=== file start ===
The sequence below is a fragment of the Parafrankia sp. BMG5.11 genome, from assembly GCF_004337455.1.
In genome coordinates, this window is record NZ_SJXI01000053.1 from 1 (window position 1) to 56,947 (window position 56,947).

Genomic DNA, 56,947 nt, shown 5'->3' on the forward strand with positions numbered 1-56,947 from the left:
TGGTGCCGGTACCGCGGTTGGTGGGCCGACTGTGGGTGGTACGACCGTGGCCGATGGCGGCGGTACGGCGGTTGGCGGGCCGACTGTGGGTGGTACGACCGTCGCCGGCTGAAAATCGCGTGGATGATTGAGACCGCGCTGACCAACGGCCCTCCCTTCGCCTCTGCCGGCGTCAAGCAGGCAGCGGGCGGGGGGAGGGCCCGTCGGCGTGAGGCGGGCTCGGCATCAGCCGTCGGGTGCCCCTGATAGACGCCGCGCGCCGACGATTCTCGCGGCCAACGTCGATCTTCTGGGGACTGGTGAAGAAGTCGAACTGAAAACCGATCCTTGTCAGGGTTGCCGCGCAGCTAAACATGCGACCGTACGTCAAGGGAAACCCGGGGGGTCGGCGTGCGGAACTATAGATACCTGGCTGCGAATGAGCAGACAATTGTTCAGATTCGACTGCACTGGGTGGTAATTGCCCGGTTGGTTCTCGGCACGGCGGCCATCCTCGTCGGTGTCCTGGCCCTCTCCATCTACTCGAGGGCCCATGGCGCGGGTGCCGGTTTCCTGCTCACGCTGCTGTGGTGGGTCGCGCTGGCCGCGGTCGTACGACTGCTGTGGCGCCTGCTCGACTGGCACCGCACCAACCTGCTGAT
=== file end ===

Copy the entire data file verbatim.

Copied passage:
The sequence below is a fragment of the Parafrankia sp. BMG5.11 genome, from assembly GCF_004337455.1.
In genome coordinates, this window is record NZ_SJXI01000053.1 from 1 (window position 1) to 56,947 (window position 56,947).

Genomic DNA, 56,947 nt, shown 5'->3' on the forward strand with positions numbered 1-56,947 from the left:
TGGTGCCGGTACCGCGGTTGGTGGGCCGACTGTGGGTGGTACGACCGTGGCCGATGGCGGCGGTACGGCGGTTGGCGGGCCGACTGTGGGTGGTACGACCGTCGCCGGCTGAAAATCGCGTGGATGATTGAGACCGCGCTGACCAACGGCCCTCCCTTCGCCTCTGCCGGCGTCAAGCAGGCAGCGGGCGGGGGGAGGGCCCGTCGGCGTGAGGCGGGCTCGGCATCAGCCGTCGGGTGCCCCTGATAGACGCCGCGCGCCGACGATTCTCGCGGCCAACGTCGATCTTCTGGGGACTGGTGAAGAAGTCGAACTGAAAACCGATCCTTGTCAGGGTTGCCGCGCAGCTAAACATGCGACCGTACGTCAAGGGAAACCCGGGGGGTCGGCGTGCGGAACTATAGATACCTGGCTGCGAATGAGCAGACAATTGTTCAGATTCGACTGCACTGGGTGGTAATTGCCCGGTTGGTTCTCGGCACGGCGGCCATCCTCGTCGGTGTCCTGGCCCTCTCCATCTACTCGAGGGCCCATGGCGCGGGTGCCGGTTTCCTGCTCACGCTGCTGTGGTGGGTCGCGCTGGCCGCGGTCGTACGACTGCTGTGGCGCCTGCTCGACTGGCACCGCACCAACCTGCTGAT